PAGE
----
IN TALKS WITH PURINA04.08.22
If you want to understand how the culture of performance art, club culture and Drag is changing in Scotland, look to Purina Alpha.
Whether she’s on stage at Glastonbury, Edinburgh Fringe, or a Glasgow queer bar, her refusal to be confined to one type of performance style, look, or Drag Circuit makes her as refreshing as she is unpredictable.
It feels like she’s in a world of her own – climbing to the top of Drag competitions and club billings rapidly over the last couple years, but she doesn’t necessarily want it that way. Purina’s performances are about joy – a celebration of her community and her art form, and this love for collectivism extends beyond her work on the stage. She doesn’t want it all to herself – she wants to lift up as many other people who feel like outsiders in the world she’s trailblazing through.
Chatting about her changing relationship with femininity and Drag, and the influence she hopes to have on other performers, Purina represents a shift in how we understand what community-centred creative circles can do. Purina Alpha was borne out of encouragement and guidance from a friend, and this reassurance is what she seeks to give to other people through her work. If you ask us, it’s going well.
Hey Purina, how are you feeling today?
I’m feeling really good today. It’s been a really fun shoot. I’m really happy with how it went.
Tell us about how you got started in Drag.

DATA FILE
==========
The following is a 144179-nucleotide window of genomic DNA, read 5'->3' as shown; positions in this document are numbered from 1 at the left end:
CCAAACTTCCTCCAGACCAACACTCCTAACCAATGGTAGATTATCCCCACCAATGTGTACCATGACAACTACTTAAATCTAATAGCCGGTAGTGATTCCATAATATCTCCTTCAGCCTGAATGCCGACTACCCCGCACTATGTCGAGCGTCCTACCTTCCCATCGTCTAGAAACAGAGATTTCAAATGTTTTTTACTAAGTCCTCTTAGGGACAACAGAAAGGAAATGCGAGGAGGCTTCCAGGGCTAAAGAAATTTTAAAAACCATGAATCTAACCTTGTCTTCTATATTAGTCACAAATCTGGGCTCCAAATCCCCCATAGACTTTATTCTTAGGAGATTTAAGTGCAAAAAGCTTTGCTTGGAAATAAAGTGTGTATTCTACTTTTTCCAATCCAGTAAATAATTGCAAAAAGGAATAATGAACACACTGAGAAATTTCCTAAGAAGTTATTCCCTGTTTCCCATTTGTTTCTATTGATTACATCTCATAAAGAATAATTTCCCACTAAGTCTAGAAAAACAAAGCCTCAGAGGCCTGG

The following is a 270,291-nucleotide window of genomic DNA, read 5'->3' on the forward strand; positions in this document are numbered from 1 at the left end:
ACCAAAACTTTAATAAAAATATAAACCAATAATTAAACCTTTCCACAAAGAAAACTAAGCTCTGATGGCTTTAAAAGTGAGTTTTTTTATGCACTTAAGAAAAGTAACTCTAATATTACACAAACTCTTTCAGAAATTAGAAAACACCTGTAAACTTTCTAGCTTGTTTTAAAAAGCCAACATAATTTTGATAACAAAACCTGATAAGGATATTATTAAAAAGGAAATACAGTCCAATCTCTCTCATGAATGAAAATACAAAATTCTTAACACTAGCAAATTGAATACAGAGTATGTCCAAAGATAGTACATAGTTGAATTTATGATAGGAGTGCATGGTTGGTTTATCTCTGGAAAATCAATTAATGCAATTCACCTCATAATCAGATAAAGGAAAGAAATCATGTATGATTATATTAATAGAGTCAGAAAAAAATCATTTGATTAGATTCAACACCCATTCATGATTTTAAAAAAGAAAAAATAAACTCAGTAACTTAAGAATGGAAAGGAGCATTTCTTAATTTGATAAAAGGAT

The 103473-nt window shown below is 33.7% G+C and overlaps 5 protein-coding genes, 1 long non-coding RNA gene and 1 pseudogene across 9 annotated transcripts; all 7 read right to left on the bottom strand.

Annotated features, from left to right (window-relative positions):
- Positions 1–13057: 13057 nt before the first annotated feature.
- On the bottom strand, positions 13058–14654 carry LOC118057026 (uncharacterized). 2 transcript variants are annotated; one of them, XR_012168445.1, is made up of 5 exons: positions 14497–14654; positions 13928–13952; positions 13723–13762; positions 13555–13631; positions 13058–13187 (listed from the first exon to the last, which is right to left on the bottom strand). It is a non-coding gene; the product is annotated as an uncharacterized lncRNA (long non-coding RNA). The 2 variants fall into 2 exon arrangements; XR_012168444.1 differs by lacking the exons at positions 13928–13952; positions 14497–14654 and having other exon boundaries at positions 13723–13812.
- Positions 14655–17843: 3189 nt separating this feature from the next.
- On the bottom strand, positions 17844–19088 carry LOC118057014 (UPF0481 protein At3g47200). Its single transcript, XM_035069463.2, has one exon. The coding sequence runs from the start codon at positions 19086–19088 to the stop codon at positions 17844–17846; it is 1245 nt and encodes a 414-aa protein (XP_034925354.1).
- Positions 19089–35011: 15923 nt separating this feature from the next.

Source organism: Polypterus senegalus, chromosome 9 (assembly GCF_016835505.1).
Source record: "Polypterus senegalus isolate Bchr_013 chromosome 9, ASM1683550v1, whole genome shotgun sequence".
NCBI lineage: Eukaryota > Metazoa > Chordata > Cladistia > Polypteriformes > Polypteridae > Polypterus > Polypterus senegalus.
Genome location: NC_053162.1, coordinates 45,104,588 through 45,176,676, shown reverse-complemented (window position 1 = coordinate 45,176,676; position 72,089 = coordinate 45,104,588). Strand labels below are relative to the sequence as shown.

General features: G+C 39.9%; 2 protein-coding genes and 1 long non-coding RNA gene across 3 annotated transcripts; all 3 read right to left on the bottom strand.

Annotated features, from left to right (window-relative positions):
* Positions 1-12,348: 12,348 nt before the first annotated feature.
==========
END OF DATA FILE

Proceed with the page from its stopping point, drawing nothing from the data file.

I started by working at a bar. I’d just moved to Glasgow about six months before and was working with someone who was a resident at Delmonicas and I mentioned that I was interested in Drag but wasn’t sure if I could do it being a woman and be accepted, and they told me I would be. So that’s how me and my drag sibling got started. We started off at amateur competitions. A couple months later I did the Edinburgh Fringe. We both just went from there, and now me and my Drag sibling have crowns in Scottish Drag competitions.
Drag culture seems to be in a constant state of evolution. What’s the biggest difference you’ve noticed since you started out compared to now?
Just this Wednesday, I went to see the same competition I debuted in. It was so different. The level has really improved. People at the beginning are top tier – when I did mine nobody was at that level. It’s changed a lot in that sense. I feel like that’s come with the progression of Drag Race; it’s caused people to hold themselves to a higher standard and things are more competitive now. People are coming out the womb fully ready.
Competitive in a bad way?
Not necessarily. People are holding themselves to a higher standard and have more people around them. It’s nice to see the new generation coming up. There’s more POC people. When I started, Ann Phetamine and I were the only POC Drag Queens in Scotland, and I’m still the only Black Drag Queen. So we’re hoping that’ll change.
Purina wears Black Crochet Set by Samuday
And where do you see the future heading?
In Scotland I’m seeing more people of colour picking up the brush and starting Drag which is nice to see, because that wasn’t something I had. When I was starting out there was no one I could ask about makeup advice specific to my skin tone. There’s now people with similar skin tones to me starting Drag, and it’s nice to hear from them that I’ve been a good influence.
I see the future being more diverse. In Scotland and in the wider worldwide Drag world things are going in a new direction, and we’re gonna see more progression and more firsts.
Is Purina Alpha a character?